Read Part 1 of this post.
Counting the Cost
It is also important to make taking care of your volunteers a priority in your ministry, which is often reflected in how you organize and prioritize your resources—including budget. I would recommend setting aside a portion of your youth budget specifically for recruiting, training, and sustaining adult volunteers. Here are a few ideas (that can vary in expense) of things you can purchase for your adult volunteers.
Do you remember what it felt like for you to get your first team uniform? You were officially part of the team! No turning back! Itʼs the same with your youth ministry team of adults. I make sure to get volunteers some kind of apparel with the youth ministry logo on it as soon as possible. T-shirts, wristbands, cuff links (depending on how high brow your youth ministry is!) can help adult volunteers feel connected and start seeing themselves as part of the team…and to identify themselves with the DNA of your ministry.
Books, websites, and information packets are truly gifts, especially to those adult volunteers who are new and feel ill-equipped to do what God has called (and you have asked) them to do. I will do another post at some point with a Top 10 Resources list.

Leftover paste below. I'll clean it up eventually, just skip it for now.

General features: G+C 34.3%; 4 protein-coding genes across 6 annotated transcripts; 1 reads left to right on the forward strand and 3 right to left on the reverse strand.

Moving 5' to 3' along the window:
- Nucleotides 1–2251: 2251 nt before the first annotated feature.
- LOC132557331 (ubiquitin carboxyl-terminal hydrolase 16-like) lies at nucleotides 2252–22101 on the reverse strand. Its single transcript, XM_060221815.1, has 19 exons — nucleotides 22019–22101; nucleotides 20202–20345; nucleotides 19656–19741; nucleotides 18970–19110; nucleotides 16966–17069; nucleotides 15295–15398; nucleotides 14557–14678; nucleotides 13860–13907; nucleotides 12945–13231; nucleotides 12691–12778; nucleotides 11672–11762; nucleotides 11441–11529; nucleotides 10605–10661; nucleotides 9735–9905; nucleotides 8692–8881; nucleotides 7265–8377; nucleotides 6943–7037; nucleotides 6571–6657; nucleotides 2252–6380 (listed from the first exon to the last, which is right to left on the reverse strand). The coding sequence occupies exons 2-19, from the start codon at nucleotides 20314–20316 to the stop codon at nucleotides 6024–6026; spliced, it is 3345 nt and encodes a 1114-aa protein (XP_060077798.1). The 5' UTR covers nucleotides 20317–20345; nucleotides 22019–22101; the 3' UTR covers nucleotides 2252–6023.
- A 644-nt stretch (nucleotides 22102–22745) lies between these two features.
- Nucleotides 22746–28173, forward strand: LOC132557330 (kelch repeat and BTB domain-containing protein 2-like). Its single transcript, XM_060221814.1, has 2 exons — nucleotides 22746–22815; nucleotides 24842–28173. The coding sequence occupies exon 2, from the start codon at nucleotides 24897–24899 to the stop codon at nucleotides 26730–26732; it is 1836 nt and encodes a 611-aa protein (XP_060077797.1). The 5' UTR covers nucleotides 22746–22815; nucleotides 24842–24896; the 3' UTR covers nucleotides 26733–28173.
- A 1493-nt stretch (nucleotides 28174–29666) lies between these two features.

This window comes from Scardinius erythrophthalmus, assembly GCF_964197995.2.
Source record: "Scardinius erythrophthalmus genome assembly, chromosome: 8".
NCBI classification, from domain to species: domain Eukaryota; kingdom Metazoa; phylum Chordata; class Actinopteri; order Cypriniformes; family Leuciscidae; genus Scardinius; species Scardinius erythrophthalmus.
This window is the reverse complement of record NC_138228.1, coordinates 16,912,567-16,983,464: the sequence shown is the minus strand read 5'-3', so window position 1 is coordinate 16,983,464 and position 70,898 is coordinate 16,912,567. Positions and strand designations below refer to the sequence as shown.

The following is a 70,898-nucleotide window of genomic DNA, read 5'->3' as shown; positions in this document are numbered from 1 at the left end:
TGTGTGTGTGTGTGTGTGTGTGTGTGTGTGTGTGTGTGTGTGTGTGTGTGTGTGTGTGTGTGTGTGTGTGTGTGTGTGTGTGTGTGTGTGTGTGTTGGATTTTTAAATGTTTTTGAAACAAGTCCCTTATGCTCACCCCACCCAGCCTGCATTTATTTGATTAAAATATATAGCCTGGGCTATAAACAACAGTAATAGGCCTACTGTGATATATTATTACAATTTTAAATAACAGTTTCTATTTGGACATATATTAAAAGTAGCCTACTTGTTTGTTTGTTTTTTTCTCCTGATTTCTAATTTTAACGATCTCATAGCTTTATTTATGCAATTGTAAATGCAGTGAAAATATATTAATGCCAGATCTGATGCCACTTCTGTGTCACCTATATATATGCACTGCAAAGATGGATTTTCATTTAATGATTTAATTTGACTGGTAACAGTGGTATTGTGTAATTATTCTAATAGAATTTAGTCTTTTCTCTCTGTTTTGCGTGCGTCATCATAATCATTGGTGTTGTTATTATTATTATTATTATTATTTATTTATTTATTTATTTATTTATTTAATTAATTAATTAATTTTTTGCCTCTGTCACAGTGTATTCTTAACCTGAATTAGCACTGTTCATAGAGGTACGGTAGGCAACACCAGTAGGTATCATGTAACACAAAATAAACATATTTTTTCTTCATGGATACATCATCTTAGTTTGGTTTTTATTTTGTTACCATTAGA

Probably the one expression that was, sadly, left out of the 5 Love Languages list! Food is a gesture that transcends generations and cultures. Whether you have a 25 year-old small group leader or a 75 year-old Sunday school teacher, food communicates and connects with everyone. If you love to bake, whether it be cookies at your next leader meeting or a cake on your leaderʼs birthday, you will make a friend for life with giving the gift of food.
Usually connected with Food is what I would call experiences that build community through fun and fellowship. No youth or kids. No responsibility. Just an opportunity for your adult leaders to simply be with one another can build a sense of team and a sense of being part of something worth committing to long-term. Every year, I have a Leader Potluck Cookout at my house where I cook burgers and the adult volunteers bring sides and desserts. Itʼs a wonderful way to celebrate the year, and get buy-in and commitment for the year to come! Also, taking leaders to coffee or lunch is a great individual (or smaller group) way to connect as well.
The first year I lead the Confirmation program at our church, I gave the mentors a Japanese Maple tree. I chose the Japanese Maple because it was a symbol of growth and investment of time and nurture…plus they were on sale at the nursery down the
street from my house! But seriously, it was a powerful representation of the work that God had done and would continue to do in the lives of the youth to whom they ministered. I said: “As you plant and water and watch this little tree grow, always remember your little Confirmand and the spiritual growth that is happening in their life because of your investment in them for the sake of Christ.” I still have people tell me about how their tree is doing and how meaningful that symbol was to them.